Thoughts
and ramblings.

# Javascript A* Implementation

07 Sep 2008 - San Diego | 2056 words

So a little background on my implementation (feel free to skip this)….

In my freshman year at UCSD I was recruited by CSES to work on a small game project. It was supposed to be generic enough so that the frontend (my game engine) could connect to a back-end that could be written in any language as long as it conformed to a set of standards we had. Things like retrieving player position, setting player position, getting maps, etc. So long story short, I needed a pathfinding algorithm for the game engine, and my experiment with the A* algorithm began.

## A Little Theory

For those who don’t know, A* is a best-first, graph searching algorithm based on the infamous Dijkstra’s Algorithm. The A* algorithm has been used across the spectrum of applications. The most popular use is path-finding in games, but I’ve spotted it being used even web-based apps like Google Maps or MapQuest (at least I think so).

First of all, an important thing to note about A* is that it uses a heuristic. This speeds up the running time considerably, but as a consequence, although guaranteed to find a path, it is not always necessarily the best path.

For the best path, you could use Dijkstra’s, but that’s not always viable. Dijkstra’s running time is a whopping O(V2), where V is the number of vertices in the graph) compared to A* running time of O(E + V) (best best case where E is the number of edges and V is the number of vertices in the graph. Another thing to note is that, A*’s running time is a bit more complex because of the heuristic you can use, but for the best case, with a simple heuristic, you can get a runtime very similar to BFS(Breadth First Search). Using different heuristics can vary the running time which can increase accuracy (although with a loss of speed)

The algorithm is given a start and goal coordinate and when run finds a path from start to end. Obstacles (for example, in a game a large boulder could be an obstacle) are introduced into the algorithm by removing edges from the graph, forcing the algorithm to take into account “holes” in the graph.

## Implementation

Now that we’ve gotten the theory behind A* out of the way, lets dive into my implementation.

First off we have the Node object.

A node represents a certain vertex on a graph. The parent of a Node represents the vertex in which the algorithm came from to reach this node, this provides a link to previous node in case we want to backtrack, as well as an easy way to extract the path the algorithm took. X & Y are simply the graph positions. Now g, h, and f are “scores” for the node g is the actual shortest distance from the source node to the current one h is the estimated distance (this is the heuristic) distance from the current node to the goal f is simple the sum of g and h. f is used to generate a priority for nodes, which has the end result of nodes that are closer to the goal are picked over others.

Now lets take a look at the core stuff itself. The code that actual finds the path for us.

Lets take a look at the variables and functions used in the implementation. _open, _closed, and _path are all used as stacks _open holds a list of nodes that are still “open”, which means that a node has not been visited by the algorithm _closed hold a list of nodes that have been visited by the algorithm _closed is actually not used by the algorithm in any way, but was only there for debugging purposes so that I can see the nodes the algorithm accessed during tests _avail is an array that is used to quickly determine whether or not a node has been accessed. _sx, _sy, _dx, and _dy are the source and destination coordinates.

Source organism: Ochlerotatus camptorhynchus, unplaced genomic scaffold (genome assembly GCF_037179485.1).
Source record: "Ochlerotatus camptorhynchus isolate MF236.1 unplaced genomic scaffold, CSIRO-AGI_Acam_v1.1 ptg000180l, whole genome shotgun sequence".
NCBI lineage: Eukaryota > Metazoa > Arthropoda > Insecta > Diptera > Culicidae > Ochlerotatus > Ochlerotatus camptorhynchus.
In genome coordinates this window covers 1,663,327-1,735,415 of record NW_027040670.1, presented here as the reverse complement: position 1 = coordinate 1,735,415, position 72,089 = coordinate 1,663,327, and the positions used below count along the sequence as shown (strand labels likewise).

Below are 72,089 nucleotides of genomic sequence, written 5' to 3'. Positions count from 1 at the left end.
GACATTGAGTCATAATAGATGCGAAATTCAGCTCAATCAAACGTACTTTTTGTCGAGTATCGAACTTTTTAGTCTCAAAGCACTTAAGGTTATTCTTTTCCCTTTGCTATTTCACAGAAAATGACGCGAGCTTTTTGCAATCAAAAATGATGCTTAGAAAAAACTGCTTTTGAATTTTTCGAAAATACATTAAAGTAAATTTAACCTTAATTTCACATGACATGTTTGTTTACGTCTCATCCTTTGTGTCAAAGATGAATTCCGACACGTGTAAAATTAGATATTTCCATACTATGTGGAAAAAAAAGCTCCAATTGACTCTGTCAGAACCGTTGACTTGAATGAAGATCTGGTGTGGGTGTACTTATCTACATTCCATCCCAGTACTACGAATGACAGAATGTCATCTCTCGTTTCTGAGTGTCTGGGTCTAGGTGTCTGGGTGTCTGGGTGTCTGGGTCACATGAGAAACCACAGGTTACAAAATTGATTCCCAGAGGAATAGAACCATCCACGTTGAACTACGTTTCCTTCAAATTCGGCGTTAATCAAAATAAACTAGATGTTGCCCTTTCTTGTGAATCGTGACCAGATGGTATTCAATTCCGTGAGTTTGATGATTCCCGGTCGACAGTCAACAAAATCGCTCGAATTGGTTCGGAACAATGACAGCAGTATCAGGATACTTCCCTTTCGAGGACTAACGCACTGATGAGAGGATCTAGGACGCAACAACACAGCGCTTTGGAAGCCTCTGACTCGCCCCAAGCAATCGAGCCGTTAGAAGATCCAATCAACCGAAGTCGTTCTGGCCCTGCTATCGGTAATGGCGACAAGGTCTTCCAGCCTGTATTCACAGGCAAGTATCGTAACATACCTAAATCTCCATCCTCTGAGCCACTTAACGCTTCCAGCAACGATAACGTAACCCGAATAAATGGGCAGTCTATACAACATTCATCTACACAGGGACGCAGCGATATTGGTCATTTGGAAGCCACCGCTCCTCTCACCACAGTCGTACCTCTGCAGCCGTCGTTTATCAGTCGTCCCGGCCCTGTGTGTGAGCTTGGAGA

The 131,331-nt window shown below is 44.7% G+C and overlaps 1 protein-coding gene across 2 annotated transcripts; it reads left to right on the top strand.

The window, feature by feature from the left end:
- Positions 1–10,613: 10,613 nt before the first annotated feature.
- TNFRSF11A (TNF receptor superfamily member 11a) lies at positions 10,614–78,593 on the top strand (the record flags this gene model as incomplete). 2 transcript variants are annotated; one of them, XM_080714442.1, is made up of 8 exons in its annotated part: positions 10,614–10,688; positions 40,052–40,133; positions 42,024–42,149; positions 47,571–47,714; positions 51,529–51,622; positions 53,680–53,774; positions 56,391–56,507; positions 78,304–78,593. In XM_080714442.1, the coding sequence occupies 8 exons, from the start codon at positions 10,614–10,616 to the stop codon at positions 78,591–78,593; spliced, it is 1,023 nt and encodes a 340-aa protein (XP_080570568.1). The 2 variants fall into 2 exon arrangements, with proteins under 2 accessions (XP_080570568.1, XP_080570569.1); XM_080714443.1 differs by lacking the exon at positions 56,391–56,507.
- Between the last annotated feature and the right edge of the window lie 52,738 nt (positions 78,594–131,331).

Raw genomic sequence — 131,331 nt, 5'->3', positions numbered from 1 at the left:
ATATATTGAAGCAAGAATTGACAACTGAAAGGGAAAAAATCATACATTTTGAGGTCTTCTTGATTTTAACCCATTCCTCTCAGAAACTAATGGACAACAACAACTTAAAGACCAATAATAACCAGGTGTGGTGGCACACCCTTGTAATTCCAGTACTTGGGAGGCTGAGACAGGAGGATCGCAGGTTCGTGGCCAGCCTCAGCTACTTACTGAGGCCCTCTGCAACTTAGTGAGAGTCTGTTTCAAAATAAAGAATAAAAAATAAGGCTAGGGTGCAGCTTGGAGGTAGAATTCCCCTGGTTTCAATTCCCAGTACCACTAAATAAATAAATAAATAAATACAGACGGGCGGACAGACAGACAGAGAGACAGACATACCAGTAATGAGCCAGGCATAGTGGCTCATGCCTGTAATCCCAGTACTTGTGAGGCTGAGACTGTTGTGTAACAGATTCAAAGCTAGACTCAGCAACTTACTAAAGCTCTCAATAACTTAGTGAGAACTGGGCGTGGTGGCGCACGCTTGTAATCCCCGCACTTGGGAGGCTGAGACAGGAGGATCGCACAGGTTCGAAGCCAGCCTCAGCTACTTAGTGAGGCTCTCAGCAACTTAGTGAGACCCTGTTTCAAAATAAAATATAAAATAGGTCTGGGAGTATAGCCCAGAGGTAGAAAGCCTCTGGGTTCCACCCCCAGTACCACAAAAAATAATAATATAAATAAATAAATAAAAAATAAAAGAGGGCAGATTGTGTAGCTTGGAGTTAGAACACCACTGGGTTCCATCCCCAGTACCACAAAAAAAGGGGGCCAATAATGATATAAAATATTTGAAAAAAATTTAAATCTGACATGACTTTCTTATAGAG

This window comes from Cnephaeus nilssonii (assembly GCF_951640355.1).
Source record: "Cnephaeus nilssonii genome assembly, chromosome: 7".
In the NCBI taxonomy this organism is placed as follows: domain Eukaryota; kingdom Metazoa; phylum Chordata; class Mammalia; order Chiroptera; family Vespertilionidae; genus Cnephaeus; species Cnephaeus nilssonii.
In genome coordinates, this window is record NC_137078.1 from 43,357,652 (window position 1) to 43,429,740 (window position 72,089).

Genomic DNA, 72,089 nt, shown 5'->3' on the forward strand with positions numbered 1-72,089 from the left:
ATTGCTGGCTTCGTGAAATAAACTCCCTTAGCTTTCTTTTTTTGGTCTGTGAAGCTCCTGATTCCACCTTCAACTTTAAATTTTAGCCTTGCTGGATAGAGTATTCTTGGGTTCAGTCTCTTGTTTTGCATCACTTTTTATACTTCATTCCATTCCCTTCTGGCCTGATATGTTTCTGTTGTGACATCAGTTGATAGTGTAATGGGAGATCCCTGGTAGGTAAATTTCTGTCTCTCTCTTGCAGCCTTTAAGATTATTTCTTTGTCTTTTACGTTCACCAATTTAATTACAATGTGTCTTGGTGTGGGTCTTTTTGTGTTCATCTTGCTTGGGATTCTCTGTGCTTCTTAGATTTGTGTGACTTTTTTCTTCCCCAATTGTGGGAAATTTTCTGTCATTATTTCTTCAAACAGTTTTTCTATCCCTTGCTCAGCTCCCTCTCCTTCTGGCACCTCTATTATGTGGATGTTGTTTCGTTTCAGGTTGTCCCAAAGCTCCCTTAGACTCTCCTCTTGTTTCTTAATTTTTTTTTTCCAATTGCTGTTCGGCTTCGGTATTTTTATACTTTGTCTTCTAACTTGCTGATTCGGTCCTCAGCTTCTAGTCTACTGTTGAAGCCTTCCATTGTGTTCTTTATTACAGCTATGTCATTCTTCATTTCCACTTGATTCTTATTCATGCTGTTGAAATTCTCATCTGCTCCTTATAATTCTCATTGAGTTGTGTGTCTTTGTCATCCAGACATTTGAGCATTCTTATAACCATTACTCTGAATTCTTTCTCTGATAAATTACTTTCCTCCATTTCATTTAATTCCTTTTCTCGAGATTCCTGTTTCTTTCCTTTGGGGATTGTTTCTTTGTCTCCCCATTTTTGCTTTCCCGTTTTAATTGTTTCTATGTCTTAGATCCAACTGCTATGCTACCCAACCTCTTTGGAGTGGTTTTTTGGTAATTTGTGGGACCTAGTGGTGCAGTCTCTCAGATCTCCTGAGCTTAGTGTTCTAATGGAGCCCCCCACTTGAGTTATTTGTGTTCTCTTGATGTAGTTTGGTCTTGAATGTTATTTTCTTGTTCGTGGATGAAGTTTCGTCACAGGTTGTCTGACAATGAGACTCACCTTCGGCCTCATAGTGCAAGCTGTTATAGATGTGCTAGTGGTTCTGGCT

Now for the functions findPath is the only public function, and returns the path the algorithm found _CreateNode _fillChildren _getBestNode an _isAvailable are used by the algorithm to find the path.

The algorithm itself is in findPath and is shown below…

A simple for loop is all it takes. The reason I used a for loop is to check against impossible paths. The number of nodes the algorithm accesses should never be more than the number of vertices in the graph, which in my test case was 100 (10x10 grid). All this loop does is retrieve the next node, check if it has reached it’s destination and then if not, add the children of node to the open list, where the process is started all over.

So how is the best node retreived?

Since the _open list is unordered (a quality that we can easily fix to improve the runtime even more), I loop through the entire list to find the node with the lowes f score. Because of the nature of how nodes are added to th _open list, this favors nodes that have been last added when there are nodes with the same f score. The node is then removed from the _open list and return to be processed some more.

So far, you’ve only seen how nodes are picked, but the key to this algorithm is how the node scores are determined, because the rest is simply a BFS using these scores as a priority.

_fillChildren grabs the children around a specific node and adds them to the open list. In this case, I only choose the nodes directly above, below and to the sides. However, this can easily be expanded where all the surrounding nodes are added. So first a potential node is checked for validity (is it out of bounds? has it already been added?) and then if it is valid, the node is created and added to the _open list. The g score is incremented because it is one square farther than its parent from the source node. The h score in the algorithm uses the Manhattan distances formula which is the sum of the absolute differences of two coordinates Changing this formula to other ones can speed up the process of pathfinding with worse results or impede the process with better results.